Alia Bhatt’s simple wedding dress rewrites the rules of wedding attire : The Tribune India
ALIA BHATT and Ranbir Kapoor created a lot of buzz not only with their affair, but also with their wedding attire, especially the bride. Alia Bhatt was dressed in a white and gold saree by designer Sabyasachi Mukherjee and her makeup-free look accentuated her delicate features. The recycled lehenga by Manish Malhotra that she donned for her mehndi ceremony was created from 180 handpicked textile patches from across the country, including Kashmir, Gujarat and Benaras. Other recent Bollywood brides like Katrina Kaif, Anushka Sharma and Yami Gautam had taken the same route for their wedding attire with their unconventional wedding dresses. So, is minimalism the new fashion revolution for brides? Some top fashion designers share the latest trends in bridal wear.
Simplicity is the key
Tamanna Punjabi Kapoor, a Mumbai-based designer, says the minimalist trend started during lockdown. “The trend is here to stay. It’s not just about the outfit anymore. With smaller gatherings and intimate weddings, the focus is on enjoying the moment with your near and dear ones,” she shares.
Bhatt’s wedding brought ace designer Neeta Lulla back in time. It reminded her of the attire worn by her grandmother and mother when white with copper on sarees was the “in” bridal look.
Hyderabad-based designer Archana Jaju believes that minimalism is the latest mantra for Indian brides. “Instead of being overshadowed by dress and jewelry, brides are choosing a more personal and conscious approach to their wedding ensemble. Most brides like to wear a subtle, luxurious outfit with a hint of personalization, rather than a extravagant outfit,” she adds.
Pastels and earthy colors are hot choices
Most brides opt for chanderi silk or lightweight organza lehengas for different ceremonies, Kapoor says. Masumi Mewawala of Mumbai’s Pink Peacock Couture thinks favorite fabrics include satin, silk and velvet. Brides are more inclined towards pastels and bright colors, but many like to experiment with jewel tones or pastels with monochromatic looks, she says, adding that “we do a lot of rose gold and 3D embellishments “.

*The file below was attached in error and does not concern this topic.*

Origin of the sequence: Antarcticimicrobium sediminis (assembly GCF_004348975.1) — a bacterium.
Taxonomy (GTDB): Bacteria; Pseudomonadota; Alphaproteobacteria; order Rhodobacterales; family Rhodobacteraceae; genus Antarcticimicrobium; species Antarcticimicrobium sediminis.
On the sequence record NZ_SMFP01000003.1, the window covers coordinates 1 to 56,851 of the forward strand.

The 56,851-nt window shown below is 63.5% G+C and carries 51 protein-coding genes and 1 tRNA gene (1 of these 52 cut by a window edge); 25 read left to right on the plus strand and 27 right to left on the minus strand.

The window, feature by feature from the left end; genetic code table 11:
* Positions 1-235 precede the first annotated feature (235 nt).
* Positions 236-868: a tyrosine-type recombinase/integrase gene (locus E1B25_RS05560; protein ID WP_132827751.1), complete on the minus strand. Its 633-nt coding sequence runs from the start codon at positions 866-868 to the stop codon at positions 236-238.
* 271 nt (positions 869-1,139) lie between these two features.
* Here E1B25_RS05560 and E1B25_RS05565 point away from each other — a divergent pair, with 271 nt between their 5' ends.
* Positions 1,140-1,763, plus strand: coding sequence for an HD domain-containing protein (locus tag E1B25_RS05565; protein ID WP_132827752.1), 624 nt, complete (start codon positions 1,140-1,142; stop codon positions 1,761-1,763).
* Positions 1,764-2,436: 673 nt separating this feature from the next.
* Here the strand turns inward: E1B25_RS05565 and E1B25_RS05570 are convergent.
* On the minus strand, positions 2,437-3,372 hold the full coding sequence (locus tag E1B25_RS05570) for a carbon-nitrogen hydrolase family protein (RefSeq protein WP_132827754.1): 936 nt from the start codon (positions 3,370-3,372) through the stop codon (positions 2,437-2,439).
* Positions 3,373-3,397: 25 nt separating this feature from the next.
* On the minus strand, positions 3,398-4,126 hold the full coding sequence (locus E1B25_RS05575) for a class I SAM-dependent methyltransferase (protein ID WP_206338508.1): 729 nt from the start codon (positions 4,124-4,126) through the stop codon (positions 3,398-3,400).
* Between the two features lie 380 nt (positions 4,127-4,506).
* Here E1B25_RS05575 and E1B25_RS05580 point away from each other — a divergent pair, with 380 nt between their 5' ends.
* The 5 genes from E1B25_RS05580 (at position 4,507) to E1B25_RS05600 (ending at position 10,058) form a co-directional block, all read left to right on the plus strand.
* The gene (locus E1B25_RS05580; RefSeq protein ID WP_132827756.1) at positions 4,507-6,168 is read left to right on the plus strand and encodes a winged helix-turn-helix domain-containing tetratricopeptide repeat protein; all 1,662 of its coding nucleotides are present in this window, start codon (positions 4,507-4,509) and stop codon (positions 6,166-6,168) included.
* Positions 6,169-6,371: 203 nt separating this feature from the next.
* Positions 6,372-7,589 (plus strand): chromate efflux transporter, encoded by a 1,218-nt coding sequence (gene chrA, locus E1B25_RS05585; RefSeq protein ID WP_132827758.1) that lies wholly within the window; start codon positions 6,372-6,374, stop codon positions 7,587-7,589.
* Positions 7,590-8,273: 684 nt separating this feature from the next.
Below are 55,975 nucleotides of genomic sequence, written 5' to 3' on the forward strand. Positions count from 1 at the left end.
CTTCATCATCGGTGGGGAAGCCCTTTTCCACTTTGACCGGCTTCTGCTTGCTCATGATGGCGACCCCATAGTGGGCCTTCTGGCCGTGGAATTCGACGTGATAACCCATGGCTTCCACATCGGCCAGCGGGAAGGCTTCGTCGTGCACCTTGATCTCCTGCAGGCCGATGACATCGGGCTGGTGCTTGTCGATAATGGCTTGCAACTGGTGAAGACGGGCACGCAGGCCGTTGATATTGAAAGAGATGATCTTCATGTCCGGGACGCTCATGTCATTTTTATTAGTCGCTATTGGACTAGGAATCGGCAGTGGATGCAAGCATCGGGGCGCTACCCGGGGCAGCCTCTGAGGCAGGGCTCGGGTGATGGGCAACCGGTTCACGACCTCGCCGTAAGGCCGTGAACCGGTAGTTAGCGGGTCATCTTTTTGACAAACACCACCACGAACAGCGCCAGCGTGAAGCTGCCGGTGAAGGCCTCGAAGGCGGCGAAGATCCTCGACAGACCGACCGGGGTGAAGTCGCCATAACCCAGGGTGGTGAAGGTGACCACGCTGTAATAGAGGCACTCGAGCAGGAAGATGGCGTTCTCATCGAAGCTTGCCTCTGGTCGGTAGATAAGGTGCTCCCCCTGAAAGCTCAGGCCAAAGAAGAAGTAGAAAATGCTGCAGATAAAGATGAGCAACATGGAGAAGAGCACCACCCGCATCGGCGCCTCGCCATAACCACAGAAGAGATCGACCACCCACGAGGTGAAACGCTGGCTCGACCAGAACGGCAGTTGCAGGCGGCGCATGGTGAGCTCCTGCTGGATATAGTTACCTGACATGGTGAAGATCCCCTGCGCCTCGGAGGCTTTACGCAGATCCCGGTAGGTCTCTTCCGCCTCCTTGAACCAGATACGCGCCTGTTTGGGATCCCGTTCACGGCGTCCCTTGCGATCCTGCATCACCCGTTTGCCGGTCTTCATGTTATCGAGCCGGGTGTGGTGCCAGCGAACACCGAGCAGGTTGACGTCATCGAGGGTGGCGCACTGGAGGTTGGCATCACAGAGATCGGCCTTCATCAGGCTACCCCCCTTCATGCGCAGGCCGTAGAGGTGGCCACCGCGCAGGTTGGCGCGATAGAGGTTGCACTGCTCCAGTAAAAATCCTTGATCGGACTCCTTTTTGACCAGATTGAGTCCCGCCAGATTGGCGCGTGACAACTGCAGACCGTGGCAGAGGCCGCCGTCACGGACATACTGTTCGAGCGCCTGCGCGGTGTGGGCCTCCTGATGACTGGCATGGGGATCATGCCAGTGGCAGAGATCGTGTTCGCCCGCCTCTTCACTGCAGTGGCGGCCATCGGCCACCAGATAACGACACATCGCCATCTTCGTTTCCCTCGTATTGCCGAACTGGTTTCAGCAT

Supriya Jain of Ludhiana-based Rose Creations believes the trend varies from bride to bride. Earth and sea tones are warm choices. Most brides favor dupion silk while others choose organza, but the fabric is delicate. “Veils adorned with embroidered braids, jhumkas and Baali designs are also in high demand,” says Jain.
According to Rohit Goel of Keshav Creations in Chandni Chowk, Delhi’s mecca for wedding attire, brides are opting for “understated” shades like maroons, mehndi or multicolored hues. Affordability is the common demand.
Is sustainability the new order?
Post-lockdown, brides are influenced by practicality, aesthetic agility, and reusability. This has led to the trend of reusing pieces that have emotional value, Lulla says.
Jaju thinks brides are much more aware of the choices they make. Durability and reusability are key aspects. “A hand-painted piece or any piece of Indian craftsmanship like a sari, ghagra or lehenga is the first choice. These promote slow fashion, are evergreen and can be passed down from generation to generation, making makes a great investment,” she concludes.